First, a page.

Finding Late-Season Whitetails

Without a doubt, the lions’ share of big whitetail bucks are killed during the rut each season.

Most bowhunters hang it up for the year when the gun seasons of late-November and early-December wreak havoc with whitetails. The usual bitter cold of December is another hard strike against bowhunters. With all these things against you, is it really sensible to hope for a “big buck” Christmas present? You bet it can be!

For many years I hunted the late bow season with vigor. Certainly, there were a lot of lean times, but every so often there were some great rewards also. Over the years, I came to focus all my December whitetail efforts around one approach — find the current, primary food source, and get on it. Let’s talk the basics of that approach.

Find The Food Source
As December progresses, suitable food becomes increasingly hard to find. As deer begin to prioritize the need for nourishment, they will begin to “yard up” near the best food source around. In areas where agricultural foods are available, you can bet that most of the local deer will migrate to the “hottest” crop near them. I have found winter wheat to be a prime draw because tender, green forage is almost impossible for deer to find in a natural food source at this time of year.

Consider setting up a bow specifically for cold-weather hunting. Possibly drop 10 pounds of draw weight, and 1/2-inch to 1-inch of draw length.

Over the years, most of my December bowhunting success has revolved around my ability to hunt in areas where bitter cold is the norm, very limited natural food sources are available, and in areas where winter wheat is available. In such settings, the more scattered the wheat field are, usually the better — this further concentrates more deer in a smaller area.

Generally speaking, the availability of thick bedding cover near the food source is the icing on the cake. Such utopian settings are rare, but they’re out there. It takes a lot of time and effort to find them. Whenever I find such a place, it’s a safe bet that a good population of deer will be concentrated there.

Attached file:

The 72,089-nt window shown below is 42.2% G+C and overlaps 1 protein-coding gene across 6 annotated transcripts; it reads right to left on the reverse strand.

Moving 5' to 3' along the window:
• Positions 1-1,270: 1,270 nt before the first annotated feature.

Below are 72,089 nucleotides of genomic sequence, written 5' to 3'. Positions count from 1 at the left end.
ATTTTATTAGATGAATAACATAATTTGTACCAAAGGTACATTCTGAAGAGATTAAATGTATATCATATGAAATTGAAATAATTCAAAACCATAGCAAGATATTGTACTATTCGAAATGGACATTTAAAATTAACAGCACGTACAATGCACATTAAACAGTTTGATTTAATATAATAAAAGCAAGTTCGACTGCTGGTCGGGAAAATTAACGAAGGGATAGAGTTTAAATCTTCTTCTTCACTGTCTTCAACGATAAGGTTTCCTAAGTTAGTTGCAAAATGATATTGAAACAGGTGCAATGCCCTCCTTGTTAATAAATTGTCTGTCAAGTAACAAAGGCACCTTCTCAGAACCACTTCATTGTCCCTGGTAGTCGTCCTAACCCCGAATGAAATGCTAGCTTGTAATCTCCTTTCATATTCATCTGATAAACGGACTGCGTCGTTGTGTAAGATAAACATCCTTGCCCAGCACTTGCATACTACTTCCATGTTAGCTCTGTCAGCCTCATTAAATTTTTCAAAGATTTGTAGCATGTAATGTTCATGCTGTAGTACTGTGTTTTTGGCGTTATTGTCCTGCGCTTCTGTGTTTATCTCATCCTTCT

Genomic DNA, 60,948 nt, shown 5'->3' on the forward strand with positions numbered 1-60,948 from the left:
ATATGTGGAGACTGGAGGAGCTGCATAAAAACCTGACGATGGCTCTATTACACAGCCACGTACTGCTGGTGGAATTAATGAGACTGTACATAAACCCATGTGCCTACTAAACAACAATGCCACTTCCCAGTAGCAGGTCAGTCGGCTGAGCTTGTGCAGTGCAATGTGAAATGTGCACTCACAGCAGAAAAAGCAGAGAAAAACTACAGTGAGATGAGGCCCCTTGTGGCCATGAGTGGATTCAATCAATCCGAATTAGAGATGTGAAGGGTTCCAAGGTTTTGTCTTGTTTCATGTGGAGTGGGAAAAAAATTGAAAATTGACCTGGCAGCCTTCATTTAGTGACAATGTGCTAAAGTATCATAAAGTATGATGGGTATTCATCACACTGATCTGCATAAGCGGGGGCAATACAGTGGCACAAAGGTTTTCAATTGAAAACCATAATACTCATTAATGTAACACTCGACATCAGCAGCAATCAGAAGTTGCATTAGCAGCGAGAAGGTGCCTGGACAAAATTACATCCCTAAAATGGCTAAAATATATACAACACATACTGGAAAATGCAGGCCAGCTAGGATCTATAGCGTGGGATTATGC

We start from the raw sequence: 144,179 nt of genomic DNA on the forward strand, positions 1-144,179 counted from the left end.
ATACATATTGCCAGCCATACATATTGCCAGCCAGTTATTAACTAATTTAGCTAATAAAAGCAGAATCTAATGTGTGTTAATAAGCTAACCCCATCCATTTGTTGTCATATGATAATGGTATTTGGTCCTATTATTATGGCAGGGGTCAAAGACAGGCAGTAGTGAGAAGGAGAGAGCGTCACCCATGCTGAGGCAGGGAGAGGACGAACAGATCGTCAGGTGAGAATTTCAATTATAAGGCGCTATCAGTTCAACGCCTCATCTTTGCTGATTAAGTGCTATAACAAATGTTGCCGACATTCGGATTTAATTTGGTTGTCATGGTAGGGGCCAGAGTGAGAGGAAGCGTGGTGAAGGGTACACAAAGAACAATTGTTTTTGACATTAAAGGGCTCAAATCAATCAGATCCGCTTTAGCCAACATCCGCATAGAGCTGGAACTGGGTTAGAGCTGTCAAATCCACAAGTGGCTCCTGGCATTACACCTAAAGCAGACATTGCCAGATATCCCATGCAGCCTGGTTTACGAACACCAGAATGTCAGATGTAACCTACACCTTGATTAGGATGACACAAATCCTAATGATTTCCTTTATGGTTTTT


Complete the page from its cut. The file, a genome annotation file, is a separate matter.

Find The Main Trails
My approach to bowhunting the area begins with a quick scouting trip of the feed field and surrounding cover. Snow is a bonus at this stage of the game, providing the ability to “power scout” a lot of ground quickly and accurately. I’m looking for main trails from feed to bed. At this point, a decision is to be made — whether or not to set stands up directly near these trails and hunt them immediately, or whether to set up “observation” stands at a distant to watch deer movement for a few days before moving into the “thick” of it. I prefer the latter approach, if possible. This route gives me knowledge and confidence in my ability to pull off a quality hunt or two. After all, isn’t one productive hunt worth more than 10 good tries?

During these late-season hunts, I’ve often seen bucks get “rutty” again when a local, late doe comes into heat. One time, in western Oklahoma, during the time between Christmas and New Year’s, I had a yearling doe that was in estrous, lead seven bucks in procession, directly past my tree stand. Five of the bucks were small-to-medium sized, though two were trophies. The third and fifth bucks were the two largest-antlered ones and I planned on shooting buck No. five. Drawing my bow as the fifth buck strolled by, my arrow fell to the ground, scaring all the deer away. Somehow, I’d failed to notice that my arrow wasn’t setting on the prongs of my rest properly, and when I pulled back, my broadhead had caught on the front of my bow riser, pulling the nock from the string. A 150-inch buck down the drain — talk about hard lessons learned!

Snow cover provides a great means to do some “power scouting.” Cover a lot of ground fast and see what’s going on in your area right now.

Late-season hunting requires me to carry a lot of quality clothing with me to my tree stand. Top-end footwear is a must and be sure to wear a good sock hat and neck muff. Warning — practice ahead of time to make sure that you can shoot effectively with all this garb on!

Good luck out there!

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2 Responses to “Finding Late-Season Whitetails”

  1. Chris Griffin

    Great thoughts to send whirling around in my head. I’ve hunted nearly everyday since the first Saturday in October. I won’t tell my wife it was all your idea. Oh wait. Yes I will!

    Reply
  2. thomas kelley

    Good advice!

    Reply